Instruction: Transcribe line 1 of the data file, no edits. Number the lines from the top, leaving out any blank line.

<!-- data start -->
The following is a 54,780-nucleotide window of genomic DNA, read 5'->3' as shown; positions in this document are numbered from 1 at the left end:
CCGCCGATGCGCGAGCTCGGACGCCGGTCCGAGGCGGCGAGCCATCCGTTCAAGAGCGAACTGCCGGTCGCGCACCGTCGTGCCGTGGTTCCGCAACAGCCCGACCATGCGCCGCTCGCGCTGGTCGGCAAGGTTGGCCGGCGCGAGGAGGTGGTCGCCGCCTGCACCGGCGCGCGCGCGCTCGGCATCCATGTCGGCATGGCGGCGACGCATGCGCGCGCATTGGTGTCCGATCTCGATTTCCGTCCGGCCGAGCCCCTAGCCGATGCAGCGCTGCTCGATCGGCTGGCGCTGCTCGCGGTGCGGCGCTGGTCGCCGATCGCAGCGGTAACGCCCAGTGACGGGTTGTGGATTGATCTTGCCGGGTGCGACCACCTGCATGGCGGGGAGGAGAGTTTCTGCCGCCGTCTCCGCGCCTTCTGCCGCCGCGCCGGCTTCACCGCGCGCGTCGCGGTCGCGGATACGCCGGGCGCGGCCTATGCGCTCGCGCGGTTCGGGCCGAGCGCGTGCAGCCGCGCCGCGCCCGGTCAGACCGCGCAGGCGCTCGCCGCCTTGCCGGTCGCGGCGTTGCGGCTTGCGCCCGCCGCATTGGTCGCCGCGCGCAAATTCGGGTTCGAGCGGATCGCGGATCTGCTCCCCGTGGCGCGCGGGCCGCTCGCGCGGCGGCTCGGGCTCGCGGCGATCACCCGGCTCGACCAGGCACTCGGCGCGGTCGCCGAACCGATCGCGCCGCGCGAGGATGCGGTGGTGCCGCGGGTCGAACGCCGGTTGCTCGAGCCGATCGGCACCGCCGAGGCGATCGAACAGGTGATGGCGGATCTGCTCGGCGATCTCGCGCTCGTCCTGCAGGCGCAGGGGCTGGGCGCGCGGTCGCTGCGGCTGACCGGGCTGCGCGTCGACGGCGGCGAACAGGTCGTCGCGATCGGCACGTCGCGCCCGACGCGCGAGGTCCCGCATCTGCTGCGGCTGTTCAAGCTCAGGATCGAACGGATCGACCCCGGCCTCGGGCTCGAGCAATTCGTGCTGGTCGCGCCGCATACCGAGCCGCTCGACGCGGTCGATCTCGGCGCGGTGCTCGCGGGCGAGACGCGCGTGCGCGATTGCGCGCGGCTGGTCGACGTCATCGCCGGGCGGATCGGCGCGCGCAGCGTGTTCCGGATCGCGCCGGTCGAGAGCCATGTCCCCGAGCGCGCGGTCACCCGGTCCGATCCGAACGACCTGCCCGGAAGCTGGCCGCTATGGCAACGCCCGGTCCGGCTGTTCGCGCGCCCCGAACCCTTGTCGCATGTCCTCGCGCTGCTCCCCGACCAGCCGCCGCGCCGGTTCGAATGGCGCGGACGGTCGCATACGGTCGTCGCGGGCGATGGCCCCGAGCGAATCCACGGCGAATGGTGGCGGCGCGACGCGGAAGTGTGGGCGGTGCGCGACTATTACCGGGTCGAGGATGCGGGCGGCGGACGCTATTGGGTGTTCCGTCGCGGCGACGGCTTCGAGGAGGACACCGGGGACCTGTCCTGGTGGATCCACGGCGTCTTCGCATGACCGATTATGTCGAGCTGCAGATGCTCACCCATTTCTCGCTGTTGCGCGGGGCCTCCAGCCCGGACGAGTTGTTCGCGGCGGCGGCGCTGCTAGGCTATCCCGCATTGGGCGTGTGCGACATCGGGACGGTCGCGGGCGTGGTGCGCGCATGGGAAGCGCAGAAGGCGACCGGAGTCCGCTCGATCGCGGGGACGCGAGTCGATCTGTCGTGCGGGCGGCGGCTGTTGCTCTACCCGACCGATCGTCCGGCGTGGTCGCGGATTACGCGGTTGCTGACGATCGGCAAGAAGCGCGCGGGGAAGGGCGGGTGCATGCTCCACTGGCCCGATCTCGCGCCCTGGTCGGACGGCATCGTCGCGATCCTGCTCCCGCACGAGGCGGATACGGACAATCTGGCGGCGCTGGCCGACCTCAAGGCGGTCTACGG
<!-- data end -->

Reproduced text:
The following is a 54,780-nucleotide window of genomic DNA, read 5'->3' as shown; positions in this document are numbered from 1 at the left end: